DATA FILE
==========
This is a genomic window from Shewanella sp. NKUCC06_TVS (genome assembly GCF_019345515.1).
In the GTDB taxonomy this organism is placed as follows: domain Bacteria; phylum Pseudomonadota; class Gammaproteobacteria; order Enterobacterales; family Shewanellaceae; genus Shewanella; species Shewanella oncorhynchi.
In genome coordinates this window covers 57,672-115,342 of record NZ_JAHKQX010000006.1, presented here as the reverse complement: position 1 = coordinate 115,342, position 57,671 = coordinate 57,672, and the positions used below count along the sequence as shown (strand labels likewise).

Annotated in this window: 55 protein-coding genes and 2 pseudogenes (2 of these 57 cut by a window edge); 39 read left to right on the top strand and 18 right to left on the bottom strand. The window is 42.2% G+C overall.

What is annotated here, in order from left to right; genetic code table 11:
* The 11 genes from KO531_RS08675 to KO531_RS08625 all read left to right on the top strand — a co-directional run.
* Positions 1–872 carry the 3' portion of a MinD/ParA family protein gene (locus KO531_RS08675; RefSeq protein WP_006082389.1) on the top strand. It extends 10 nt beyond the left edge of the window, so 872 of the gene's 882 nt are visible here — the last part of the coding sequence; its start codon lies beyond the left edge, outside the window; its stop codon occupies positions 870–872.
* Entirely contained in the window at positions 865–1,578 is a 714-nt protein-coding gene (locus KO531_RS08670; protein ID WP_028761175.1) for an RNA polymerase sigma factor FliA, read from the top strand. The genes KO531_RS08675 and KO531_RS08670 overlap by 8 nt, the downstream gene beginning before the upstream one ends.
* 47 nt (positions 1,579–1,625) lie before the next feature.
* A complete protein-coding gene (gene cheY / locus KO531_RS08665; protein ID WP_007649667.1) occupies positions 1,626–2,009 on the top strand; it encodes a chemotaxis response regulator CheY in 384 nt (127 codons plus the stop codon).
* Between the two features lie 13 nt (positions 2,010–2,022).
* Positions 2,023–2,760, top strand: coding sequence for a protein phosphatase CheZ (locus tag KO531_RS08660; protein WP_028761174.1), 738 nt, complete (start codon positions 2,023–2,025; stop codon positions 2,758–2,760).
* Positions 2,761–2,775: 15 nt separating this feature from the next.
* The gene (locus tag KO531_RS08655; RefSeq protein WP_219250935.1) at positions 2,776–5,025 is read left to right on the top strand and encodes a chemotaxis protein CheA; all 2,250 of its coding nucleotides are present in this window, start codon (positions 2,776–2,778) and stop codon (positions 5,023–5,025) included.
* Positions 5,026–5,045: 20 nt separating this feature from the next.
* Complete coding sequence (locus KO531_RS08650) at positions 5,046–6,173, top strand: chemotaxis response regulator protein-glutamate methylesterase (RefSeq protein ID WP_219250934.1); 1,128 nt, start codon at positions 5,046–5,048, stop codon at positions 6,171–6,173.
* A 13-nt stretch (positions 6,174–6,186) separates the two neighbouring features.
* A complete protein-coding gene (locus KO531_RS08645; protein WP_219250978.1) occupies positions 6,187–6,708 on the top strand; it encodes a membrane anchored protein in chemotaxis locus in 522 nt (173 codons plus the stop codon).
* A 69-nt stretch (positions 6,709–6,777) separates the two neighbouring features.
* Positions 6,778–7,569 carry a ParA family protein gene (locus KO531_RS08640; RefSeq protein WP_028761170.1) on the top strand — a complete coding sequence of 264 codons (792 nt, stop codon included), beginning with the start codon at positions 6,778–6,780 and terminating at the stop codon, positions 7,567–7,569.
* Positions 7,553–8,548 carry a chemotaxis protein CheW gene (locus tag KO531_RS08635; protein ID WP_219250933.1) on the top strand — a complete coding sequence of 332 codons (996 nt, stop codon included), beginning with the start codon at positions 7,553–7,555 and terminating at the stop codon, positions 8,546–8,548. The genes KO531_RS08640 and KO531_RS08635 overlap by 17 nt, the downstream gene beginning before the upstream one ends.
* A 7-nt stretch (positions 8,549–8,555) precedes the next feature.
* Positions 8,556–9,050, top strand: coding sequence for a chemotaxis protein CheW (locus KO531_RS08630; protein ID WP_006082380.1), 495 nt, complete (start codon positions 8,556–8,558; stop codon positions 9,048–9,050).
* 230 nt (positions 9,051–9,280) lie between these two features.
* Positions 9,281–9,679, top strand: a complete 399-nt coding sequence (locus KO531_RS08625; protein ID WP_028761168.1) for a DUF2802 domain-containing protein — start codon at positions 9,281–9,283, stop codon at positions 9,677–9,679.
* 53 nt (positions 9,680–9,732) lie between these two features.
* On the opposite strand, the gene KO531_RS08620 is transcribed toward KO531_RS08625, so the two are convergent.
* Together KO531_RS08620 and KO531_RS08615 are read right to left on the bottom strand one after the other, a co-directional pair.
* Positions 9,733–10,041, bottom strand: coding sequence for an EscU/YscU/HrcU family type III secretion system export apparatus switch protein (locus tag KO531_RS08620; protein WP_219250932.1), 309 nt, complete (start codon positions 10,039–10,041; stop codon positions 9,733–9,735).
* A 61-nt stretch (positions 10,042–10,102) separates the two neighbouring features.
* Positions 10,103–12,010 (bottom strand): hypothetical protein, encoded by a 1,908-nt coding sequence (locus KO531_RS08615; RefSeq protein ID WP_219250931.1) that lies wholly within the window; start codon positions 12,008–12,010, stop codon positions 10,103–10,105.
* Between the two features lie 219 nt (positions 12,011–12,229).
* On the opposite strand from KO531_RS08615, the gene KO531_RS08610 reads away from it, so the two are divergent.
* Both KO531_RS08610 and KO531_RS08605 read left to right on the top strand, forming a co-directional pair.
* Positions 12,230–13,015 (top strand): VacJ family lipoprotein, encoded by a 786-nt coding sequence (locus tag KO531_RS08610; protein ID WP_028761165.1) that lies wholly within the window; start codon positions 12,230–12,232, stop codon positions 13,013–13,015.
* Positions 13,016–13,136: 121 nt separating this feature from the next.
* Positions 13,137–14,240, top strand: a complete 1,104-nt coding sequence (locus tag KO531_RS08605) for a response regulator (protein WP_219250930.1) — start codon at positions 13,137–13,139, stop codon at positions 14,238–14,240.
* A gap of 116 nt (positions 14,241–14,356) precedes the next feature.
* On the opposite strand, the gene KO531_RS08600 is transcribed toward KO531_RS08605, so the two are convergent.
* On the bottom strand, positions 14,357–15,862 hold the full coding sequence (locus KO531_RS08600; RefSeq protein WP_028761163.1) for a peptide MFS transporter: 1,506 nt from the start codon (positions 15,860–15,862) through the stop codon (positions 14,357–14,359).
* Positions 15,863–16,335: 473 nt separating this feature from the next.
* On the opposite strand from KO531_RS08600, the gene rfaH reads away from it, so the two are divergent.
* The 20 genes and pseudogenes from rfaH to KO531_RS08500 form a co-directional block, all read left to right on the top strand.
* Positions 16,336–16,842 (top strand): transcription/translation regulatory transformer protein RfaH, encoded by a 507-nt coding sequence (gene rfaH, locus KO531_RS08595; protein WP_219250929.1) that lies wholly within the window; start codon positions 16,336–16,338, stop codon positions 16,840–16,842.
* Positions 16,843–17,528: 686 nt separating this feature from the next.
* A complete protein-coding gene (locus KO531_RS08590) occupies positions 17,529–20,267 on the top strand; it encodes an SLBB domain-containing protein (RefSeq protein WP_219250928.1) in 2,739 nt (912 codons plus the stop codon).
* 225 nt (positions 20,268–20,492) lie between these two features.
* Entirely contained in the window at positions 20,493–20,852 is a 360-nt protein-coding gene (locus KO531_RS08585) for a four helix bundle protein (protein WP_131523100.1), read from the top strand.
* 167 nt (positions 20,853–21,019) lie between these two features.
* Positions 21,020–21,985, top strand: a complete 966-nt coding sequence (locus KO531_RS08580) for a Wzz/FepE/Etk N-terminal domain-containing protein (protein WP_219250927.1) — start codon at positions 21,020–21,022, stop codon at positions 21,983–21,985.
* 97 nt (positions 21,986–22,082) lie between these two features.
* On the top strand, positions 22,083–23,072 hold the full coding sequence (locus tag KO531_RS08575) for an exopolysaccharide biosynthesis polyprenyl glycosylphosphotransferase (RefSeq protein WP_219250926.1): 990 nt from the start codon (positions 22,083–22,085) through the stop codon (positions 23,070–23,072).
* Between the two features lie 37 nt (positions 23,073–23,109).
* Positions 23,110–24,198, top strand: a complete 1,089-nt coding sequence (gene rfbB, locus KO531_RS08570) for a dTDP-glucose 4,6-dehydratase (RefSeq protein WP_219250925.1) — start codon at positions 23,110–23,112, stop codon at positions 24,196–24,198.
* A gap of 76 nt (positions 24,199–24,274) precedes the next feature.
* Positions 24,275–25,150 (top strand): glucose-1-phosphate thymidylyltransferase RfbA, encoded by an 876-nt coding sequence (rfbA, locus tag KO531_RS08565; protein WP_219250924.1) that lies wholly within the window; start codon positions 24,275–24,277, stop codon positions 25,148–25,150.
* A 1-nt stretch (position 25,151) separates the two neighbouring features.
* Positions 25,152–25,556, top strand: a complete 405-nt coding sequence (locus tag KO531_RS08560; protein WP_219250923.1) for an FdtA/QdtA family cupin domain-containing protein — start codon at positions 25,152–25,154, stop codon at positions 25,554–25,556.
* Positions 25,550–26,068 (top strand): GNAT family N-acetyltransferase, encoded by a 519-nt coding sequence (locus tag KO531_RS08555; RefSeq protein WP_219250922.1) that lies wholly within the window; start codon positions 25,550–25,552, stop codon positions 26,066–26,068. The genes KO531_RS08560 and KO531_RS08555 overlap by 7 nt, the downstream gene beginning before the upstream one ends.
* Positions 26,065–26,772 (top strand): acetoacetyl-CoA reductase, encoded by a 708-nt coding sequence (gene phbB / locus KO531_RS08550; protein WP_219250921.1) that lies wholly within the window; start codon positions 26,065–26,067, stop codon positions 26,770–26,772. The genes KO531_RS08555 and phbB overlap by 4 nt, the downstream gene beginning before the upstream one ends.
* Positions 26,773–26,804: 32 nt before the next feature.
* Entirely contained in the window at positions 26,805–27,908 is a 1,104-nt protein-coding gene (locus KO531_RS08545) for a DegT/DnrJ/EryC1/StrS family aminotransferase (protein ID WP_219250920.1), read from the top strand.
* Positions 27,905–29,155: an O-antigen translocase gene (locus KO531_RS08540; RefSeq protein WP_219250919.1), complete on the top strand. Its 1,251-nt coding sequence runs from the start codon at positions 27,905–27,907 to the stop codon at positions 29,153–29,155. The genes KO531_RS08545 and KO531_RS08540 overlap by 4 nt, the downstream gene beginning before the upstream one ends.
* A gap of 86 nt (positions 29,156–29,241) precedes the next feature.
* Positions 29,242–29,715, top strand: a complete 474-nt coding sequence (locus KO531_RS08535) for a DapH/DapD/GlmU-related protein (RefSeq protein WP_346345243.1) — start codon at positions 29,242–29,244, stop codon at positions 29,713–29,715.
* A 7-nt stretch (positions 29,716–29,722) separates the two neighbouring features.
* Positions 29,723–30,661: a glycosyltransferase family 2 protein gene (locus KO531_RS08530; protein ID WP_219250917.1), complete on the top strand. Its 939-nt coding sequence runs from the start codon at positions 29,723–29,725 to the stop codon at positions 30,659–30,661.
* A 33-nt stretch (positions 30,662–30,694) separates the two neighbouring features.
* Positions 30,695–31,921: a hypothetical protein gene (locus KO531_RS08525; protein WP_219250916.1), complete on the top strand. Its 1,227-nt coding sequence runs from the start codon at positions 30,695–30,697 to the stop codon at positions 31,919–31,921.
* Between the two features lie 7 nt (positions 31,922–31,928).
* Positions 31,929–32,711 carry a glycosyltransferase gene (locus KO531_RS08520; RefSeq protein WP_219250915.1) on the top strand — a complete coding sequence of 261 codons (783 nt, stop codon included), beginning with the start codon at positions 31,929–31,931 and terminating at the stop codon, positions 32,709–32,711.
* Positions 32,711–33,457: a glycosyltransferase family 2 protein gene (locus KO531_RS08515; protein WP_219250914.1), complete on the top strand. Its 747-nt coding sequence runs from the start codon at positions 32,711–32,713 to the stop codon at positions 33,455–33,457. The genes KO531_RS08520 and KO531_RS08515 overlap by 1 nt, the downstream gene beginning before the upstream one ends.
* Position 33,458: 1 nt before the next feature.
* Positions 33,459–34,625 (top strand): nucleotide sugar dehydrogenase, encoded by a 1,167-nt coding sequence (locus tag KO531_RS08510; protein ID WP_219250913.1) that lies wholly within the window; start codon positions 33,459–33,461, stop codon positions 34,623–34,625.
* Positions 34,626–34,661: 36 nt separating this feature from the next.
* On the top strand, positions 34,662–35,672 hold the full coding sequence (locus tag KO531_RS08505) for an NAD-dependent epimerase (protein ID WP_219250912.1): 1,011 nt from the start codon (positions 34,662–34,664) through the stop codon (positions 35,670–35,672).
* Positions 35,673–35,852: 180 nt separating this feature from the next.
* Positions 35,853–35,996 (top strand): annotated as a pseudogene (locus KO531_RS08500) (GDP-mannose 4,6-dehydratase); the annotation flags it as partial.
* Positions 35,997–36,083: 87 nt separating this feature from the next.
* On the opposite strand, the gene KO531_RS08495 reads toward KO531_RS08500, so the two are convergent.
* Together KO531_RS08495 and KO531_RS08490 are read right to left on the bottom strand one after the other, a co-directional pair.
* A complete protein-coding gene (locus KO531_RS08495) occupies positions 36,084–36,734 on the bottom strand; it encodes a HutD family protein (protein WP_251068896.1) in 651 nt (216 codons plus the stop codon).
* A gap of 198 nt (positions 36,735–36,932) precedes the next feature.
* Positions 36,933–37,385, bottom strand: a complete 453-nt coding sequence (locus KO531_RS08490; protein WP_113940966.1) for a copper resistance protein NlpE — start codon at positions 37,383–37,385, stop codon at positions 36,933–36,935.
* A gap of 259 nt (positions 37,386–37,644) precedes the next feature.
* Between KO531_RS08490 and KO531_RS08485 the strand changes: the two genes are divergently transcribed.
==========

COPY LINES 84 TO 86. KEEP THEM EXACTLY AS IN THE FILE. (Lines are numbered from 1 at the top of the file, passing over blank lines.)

* Positions 36,933–37,385, bottom strand: a complete 453-nt coding sequence (locus KO531_RS08490; protein WP_113940966.1) for a copper resistance protein NlpE — start codon at positions 37,383–37,385, stop codon at positions 36,933–36,935.
* A gap of 259 nt (positions 37,386–37,644) precedes the next feature.
* Between KO531_RS08490 and KO531_RS08485 the strand changes: the two genes are divergently transcribed.